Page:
COLORADO, USA — A newly-released report reveals Colorado voters' attitudes toward a range of issues related to the COVID-19 pandemic.
The survey by Magellan Strategies seeks to measure and understand voter opinion in seven main areas, the firm said, four of which were released Friday:
- The most important issues and problems voters want to be addressed
- Intentions to take or not take the coronavirus vaccine
- The impacts of the coronavirus on mental health
- Job approval of government's handling of the coronavirus
The top response to the survey's question about the most important issues and problems Gov. Jared Polis (D-Colorado) and the state legislature should be addressing was jobs and the economy, at 24.12%. The second-highest priority identified by the survey's 769 respondents was the vaccine rollout, at 19.85%, followed by the coronavirus at 17.46%, opening businesses at 15.83%, and schools and education at 13.19%. Other responses include homeless issues, healthcare, mask policies, climate change and environment, and crime and safety.
The majority of respondents, 55%, said they either will or probably will get the vaccine when it becomes available to them. Another 34% said no or probably not, while 9% were undecided and 2% refused to answer.
The survey revealed a partisan divide in several areas, including the vaccine. Of Democrats surveyed, 88% said they would get it, compared to 29% of Republicans and 24% of people who voted for Donald Trump. Of unaffiliated voters, 57% said they plan to get the vaccine.
When those who said they would not get the vaccine were asked why, many said they were concerned that it was not tested sufficiently and may cause side effects, while others said they did not believe it is even necessary. Those who were unsure gave similar responses.
Coronavirus and mental health
On the topic of mental health, 66% said stress or worry related to the pandemic has had a negative impact on them. Democratic women, at 92%, were the most likely to say the pandemic has had a negative impact on their mental health, while the least likely were Trump voters at 48%. Of Joe Biden voters, 83% said their mental health was negatively affected.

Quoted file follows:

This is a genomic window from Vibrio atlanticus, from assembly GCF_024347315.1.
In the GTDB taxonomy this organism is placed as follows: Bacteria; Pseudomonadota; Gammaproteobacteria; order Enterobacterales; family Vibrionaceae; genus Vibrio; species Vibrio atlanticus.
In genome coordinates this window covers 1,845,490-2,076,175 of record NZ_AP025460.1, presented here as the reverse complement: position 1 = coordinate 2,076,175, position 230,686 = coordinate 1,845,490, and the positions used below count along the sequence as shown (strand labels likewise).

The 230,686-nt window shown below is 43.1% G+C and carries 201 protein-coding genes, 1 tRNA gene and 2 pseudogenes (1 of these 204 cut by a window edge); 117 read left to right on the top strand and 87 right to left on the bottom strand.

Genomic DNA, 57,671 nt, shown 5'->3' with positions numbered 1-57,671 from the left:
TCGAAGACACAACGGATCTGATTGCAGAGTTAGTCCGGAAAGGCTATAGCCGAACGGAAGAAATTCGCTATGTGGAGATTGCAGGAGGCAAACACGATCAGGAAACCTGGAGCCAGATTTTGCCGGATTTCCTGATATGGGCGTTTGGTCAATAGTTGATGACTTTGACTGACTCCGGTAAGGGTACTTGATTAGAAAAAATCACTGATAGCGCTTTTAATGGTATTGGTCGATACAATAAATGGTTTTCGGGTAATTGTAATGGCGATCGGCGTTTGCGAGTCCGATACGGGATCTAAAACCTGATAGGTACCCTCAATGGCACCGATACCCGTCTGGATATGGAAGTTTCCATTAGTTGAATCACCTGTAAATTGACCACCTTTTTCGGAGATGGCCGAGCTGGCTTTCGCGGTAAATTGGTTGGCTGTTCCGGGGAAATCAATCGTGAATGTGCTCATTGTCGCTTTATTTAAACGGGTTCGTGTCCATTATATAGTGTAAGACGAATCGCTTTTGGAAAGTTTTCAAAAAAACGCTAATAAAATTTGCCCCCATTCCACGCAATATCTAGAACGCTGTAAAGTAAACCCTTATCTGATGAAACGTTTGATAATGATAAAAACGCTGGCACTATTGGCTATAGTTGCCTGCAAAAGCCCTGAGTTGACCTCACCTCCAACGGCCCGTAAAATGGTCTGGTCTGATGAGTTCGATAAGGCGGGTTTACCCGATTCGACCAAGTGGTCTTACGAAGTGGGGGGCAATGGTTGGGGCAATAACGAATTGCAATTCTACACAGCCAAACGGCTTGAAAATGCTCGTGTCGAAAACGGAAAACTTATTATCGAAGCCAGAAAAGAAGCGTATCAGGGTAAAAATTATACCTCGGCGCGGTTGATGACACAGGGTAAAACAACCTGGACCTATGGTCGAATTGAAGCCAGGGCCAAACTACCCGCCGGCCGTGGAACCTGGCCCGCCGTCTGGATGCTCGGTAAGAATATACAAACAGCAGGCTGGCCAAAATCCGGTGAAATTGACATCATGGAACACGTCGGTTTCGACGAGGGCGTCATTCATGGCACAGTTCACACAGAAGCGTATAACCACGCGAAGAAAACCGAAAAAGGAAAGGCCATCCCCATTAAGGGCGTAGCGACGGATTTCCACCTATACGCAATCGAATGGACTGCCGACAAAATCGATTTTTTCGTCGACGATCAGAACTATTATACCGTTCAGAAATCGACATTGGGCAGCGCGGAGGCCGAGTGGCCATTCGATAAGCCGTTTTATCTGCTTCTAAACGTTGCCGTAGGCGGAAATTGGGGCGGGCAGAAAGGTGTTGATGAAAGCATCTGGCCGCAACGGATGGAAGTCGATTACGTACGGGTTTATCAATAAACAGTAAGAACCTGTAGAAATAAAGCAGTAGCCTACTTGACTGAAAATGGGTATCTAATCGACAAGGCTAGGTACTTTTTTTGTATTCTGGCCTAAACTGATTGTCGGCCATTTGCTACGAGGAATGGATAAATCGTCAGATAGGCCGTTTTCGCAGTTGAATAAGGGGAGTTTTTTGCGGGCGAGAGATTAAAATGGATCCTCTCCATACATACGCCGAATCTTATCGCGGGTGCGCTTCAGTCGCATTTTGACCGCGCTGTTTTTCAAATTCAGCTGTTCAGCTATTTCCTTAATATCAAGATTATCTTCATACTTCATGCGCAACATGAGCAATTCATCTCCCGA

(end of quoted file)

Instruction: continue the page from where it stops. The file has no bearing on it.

Government's handling of the pandemic
Overall, 59% of those surveyed disapproved of the federal government's handling of the pandemic during the Trump administration. Another 39% said they approved, while the remaining 2% were unsure or had no opinion.
However, 83% of Republicans said they approved of the Trump administration's response to the pandemic.
When asked how they felt about the Biden Administration's response, 53% of respondents said they approved, while 36% did not. Another 11% were unsure or had no opinion. Among Democrats, 83% said they approved.
The survey also asked about voters' opinions of the state government's response to the pandemic. Of those who responded, 56% said they approved of the job Gov. Polis is doing, while 37% did not. Another 7% were unsure or had no opinion. Of Democrats, 79% approved, while 28% of Republicans approved.
The majority of respondents, 52%, said they approved of the job their county government was doing to respond to the pandemic, while 36% disapproved and 12% were unsure or had no opinion. Of Democrats, 58% approved, compared to 43% of Republicans.
Concern about the coronavirus
In addition, the survey asked voters how concerned they were that they or someone in their family will become infected with the coronavirus. Overall, 60% said they were concerned while 39% were not concerned and 1% refused to answer. A much higher percentage of Democrats, 89%, said they were concerned, compared to 32% of Republicans.
The survey was conducted from Feb. 9 to Feb. 17. and is intended to be representative of the demographics of Colorado's registered voter population, according to Magellan. More information is available here.
Magellan said the other three areas addressed by the survey will be released in about a week.
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